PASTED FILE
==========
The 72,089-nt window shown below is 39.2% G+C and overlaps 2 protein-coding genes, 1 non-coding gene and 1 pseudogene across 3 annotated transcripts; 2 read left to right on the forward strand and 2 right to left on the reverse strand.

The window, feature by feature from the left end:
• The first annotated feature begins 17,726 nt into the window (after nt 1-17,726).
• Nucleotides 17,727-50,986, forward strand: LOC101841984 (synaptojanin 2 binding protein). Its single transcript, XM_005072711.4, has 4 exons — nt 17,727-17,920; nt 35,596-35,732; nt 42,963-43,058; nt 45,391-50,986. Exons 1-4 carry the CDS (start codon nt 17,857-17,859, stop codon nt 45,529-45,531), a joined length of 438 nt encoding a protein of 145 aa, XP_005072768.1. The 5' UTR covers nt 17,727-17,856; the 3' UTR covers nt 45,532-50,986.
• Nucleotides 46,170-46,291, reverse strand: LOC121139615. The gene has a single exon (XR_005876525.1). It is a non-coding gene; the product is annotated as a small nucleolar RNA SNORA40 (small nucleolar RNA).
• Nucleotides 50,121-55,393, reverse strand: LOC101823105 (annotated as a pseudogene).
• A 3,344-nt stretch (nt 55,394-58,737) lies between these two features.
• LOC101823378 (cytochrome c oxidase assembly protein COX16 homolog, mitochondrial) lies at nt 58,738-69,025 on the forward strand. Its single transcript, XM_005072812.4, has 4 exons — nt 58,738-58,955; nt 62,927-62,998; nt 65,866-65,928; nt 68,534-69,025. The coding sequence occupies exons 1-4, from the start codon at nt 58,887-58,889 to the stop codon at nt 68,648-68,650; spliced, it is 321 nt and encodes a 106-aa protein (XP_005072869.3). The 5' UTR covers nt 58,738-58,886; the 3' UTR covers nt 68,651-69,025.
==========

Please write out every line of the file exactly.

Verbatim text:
The 72,089-nt window shown below is 39.2% G+C and overlaps 2 protein-coding genes, 1 non-coding gene and 1 pseudogene across 3 annotated transcripts; 2 read left to right on the forward strand and 2 right to left on the reverse strand.

The window, feature by feature from the left end:
• The first annotated feature begins 17,726 nt into the window (after nt 1-17,726).
• Nucleotides 17,727-50,986, forward strand: LOC101841984 (synaptojanin 2 binding protein). Its single transcript, XM_005072711.4, has 4 exons — nt 17,727-17,920; nt 35,596-35,732; nt 42,963-43,058; nt 45,391-50,986. Exons 1-4 carry the CDS (start codon nt 17,857-17,859, stop codon nt 45,529-45,531), a joined length of 438 nt encoding a protein of 145 aa, XP_005072768.1. The 5' UTR covers nt 17,727-17,856; the 3' UTR covers nt 45,532-50,986.
• Nucleotides 46,170-46,291, reverse strand: LOC121139615. The gene has a single exon (XR_005876525.1). It is a non-coding gene; the product is annotated as a small nucleolar RNA SNORA40 (small nucleolar RNA).
• Nucleotides 50,121-55,393, reverse strand: LOC101823105 (annotated as a pseudogene).
• A 3,344-nt stretch (nt 55,394-58,737) lies between these two features.
• LOC101823378 (cytochrome c oxidase assembly protein COX16 homolog, mitochondrial) lies at nt 58,738-69,025 on the forward strand. Its single transcript, XM_005072812.4, has 4 exons — nt 58,738-58,955; nt 62,927-62,998; nt 65,866-65,928; nt 68,534-69,025. The coding sequence occupies exons 1-4, from the start codon at nt 58,887-58,889 to the stop codon at nt 68,648-68,650; spliced, it is 321 nt and encodes a 106-aa protein (XP_005072869.3). The 5' UTR covers nt 58,738-58,886; the 3' UTR covers nt 68,651-69,025.